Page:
Practice For Improvement
Posted in the Golf Forum
Since: May 12
#1 Aug 31, 2012
Practice is one of the most misunderstood concepts in (or out of) golf. "Practice makes perfect" is the old adage -- and it is not true. Perfect practice makes perfect is true. The right kind of practice will make you better; practicing the wrong ideas or even the right ideas in the wrong way will make you worse.
I ask my students to limit their practice of full shots to 25 balls a day.
It is so tempting to go out and hit 250 balls with taylormade rocketballz irons and think you have done something to improve your swing and your game. Most of the time you can hit the BIG bucket in less than an hour by having at least three balls in the air at all times. This is not productive practice, it is counterproductive practice. It often causes the golfer to "try" things with his swing - and get thoroughly confused. Hitting millions of practice balls may make some golfers better, but it destroys more golfers than it improves. It's reasonable to hit some practice balls and do a lot of putting and pitching practice. However, it's more effective to understand the correct concepts than to be a tireless practicer.
Learn the swing with a practice swing
and confirm with a ball
As an aside, the balls you hit before you play are not practice. This is simply warming up and finding out how your shots are going today. Warming up is important because each day is unique and you need to find out how things are going right now and make your game plan accordingly.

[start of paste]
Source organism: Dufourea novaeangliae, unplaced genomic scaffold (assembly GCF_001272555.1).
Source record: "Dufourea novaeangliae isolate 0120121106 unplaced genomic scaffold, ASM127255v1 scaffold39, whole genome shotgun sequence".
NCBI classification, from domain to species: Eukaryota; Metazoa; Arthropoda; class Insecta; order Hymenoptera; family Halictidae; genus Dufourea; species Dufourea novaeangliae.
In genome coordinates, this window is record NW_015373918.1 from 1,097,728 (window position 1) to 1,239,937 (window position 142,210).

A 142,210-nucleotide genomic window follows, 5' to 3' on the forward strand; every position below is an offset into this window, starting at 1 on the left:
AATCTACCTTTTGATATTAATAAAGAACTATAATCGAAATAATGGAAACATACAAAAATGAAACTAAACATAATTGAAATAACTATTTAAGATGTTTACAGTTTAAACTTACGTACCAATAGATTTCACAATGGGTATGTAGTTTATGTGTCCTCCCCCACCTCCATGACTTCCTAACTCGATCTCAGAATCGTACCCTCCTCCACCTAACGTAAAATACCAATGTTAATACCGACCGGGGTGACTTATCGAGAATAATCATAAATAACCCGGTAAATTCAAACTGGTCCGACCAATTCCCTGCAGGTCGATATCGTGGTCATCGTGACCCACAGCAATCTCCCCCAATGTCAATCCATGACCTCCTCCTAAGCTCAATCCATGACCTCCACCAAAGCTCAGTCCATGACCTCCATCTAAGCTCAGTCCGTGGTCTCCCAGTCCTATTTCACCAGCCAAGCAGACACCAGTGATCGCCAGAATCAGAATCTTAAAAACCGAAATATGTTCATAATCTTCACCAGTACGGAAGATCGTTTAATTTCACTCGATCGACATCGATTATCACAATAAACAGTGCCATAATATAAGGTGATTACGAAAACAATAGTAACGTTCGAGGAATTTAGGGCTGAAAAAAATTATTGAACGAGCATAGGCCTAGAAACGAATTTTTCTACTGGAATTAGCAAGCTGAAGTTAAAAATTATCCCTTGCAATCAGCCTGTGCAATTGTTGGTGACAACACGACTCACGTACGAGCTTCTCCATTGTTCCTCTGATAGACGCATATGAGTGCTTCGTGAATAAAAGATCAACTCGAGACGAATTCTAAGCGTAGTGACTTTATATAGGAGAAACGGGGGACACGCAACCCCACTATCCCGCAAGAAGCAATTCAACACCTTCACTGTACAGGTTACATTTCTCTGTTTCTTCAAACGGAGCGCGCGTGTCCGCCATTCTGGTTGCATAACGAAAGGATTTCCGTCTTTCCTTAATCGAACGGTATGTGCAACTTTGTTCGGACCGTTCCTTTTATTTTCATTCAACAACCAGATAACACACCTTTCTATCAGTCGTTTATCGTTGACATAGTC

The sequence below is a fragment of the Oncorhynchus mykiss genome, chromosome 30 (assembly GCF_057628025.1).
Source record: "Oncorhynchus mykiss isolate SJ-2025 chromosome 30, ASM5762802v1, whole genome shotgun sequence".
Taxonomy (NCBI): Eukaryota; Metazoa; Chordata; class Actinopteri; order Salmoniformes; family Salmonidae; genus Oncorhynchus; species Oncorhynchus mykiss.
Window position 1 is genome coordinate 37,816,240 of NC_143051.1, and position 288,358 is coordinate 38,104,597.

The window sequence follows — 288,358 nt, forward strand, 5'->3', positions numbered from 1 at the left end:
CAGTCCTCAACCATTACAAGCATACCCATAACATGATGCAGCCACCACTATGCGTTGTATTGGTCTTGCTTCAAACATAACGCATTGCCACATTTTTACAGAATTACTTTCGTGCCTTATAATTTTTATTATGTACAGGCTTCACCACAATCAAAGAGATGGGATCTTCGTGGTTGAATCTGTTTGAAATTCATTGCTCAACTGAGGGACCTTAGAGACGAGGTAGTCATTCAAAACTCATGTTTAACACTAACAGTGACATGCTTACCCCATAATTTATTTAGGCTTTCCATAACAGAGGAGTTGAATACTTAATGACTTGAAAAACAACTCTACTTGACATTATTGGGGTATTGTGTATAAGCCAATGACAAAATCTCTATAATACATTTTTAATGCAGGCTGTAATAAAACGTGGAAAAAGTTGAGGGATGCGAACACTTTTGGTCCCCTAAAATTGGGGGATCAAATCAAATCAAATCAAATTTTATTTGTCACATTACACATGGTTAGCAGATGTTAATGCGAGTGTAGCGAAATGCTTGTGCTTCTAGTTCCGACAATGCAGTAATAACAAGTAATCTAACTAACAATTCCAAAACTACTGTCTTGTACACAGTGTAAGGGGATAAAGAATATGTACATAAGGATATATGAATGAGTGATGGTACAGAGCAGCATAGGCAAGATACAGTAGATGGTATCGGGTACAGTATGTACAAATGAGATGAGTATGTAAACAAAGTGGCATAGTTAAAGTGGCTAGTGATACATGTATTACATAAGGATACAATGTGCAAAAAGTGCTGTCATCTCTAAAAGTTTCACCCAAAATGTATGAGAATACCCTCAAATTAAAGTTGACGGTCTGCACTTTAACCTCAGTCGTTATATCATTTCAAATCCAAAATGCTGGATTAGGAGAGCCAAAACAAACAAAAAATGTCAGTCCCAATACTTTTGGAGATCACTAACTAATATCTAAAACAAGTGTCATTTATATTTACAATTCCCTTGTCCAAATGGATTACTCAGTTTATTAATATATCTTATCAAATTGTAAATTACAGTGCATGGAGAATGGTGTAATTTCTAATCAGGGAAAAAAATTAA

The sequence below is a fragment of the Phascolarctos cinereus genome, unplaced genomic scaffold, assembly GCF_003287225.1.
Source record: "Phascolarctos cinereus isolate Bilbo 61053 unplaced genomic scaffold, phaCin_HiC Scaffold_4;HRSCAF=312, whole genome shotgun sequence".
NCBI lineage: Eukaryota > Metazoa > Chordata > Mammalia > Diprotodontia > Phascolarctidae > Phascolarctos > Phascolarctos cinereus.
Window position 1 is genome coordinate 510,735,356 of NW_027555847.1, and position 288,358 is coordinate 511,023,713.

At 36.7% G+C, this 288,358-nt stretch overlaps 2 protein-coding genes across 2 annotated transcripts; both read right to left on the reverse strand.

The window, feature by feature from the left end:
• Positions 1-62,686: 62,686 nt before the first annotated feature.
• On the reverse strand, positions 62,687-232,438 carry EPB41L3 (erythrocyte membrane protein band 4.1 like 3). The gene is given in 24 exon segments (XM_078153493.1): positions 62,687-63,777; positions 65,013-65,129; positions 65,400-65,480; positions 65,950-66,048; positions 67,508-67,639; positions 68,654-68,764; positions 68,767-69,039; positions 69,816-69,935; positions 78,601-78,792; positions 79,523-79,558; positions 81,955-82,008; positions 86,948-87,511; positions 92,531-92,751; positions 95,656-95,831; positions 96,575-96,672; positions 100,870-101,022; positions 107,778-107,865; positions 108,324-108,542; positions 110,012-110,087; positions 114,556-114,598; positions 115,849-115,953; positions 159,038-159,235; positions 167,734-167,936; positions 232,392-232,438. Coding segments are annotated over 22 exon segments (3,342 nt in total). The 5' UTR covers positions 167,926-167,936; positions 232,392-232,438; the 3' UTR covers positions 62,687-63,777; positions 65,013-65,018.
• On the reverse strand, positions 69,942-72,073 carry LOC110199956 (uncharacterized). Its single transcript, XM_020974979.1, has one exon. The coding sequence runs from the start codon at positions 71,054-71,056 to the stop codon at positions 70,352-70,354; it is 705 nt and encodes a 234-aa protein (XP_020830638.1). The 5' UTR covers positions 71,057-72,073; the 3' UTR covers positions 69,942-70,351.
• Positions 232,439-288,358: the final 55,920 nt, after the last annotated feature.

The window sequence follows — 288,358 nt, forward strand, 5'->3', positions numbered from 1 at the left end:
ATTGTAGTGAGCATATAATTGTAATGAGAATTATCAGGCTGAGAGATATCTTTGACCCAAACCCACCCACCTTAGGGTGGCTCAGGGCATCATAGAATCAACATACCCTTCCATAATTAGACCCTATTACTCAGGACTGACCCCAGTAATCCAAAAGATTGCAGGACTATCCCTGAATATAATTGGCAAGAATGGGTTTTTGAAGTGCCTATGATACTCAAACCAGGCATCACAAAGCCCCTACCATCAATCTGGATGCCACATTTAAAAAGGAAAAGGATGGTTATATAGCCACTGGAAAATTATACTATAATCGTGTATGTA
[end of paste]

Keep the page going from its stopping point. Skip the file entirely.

To practice your swing with taylormade rocketballz irons, make practice swings at home without a ball for 15 minutes every day. Use a 5- iron and simply swing correctly. This will help your swing become the swing you want. Learn the swing with a practice swing and confirm with a ball. Don't try to learn the swing by swinging with a ball.
I watched Jimmy Ballard help Dave Hill in January 1977 in Phoenix. Ballard had asked Hill to do something very specific with his swing. Dave kept practice swinging and practice swinging. Finally Ballard asked Hill to hit a ball with taylormade rbz irons. Since Ballard hadn't said he was doing the change properly with the practice swing, Hill asked, "Why?" "When I get it right with the practice swing, then I'll hit a ball," Hill told him. That makes perfect sense. The ball is often intimidating, and hitting balls does not promote learning a new thought. Get your thoughts organized, then hit a few balls. Stop trying to hit balls to get your swing right. And if you start hitting shots poorly, stop. Go back to practicing your swing without the ball until you sense that your swing is back on track. Only then should you go back to hitting practice balls.
Why do I ask you to limit your range practice to 25 balls a day? Hitting lots of balls with taylormade rbz irons can be very detrimental. A typical golfer goes to the range with the intention of getting better. He hits a few wedges, moves to the mid and longer irons and then on to perfect the dreaded driver. The first few go all right, and then things start to go haywire -- just a little at first, then some real hooks, slices and miss-hit shots. Now he is off to the races. The bad shots create that "What's wrong?" question, which is quickly followed by the really bad thoughts of trying to "fix" the swing that he believes is causing those bad shots.
More information welcome to http://www.luckygolf8.com
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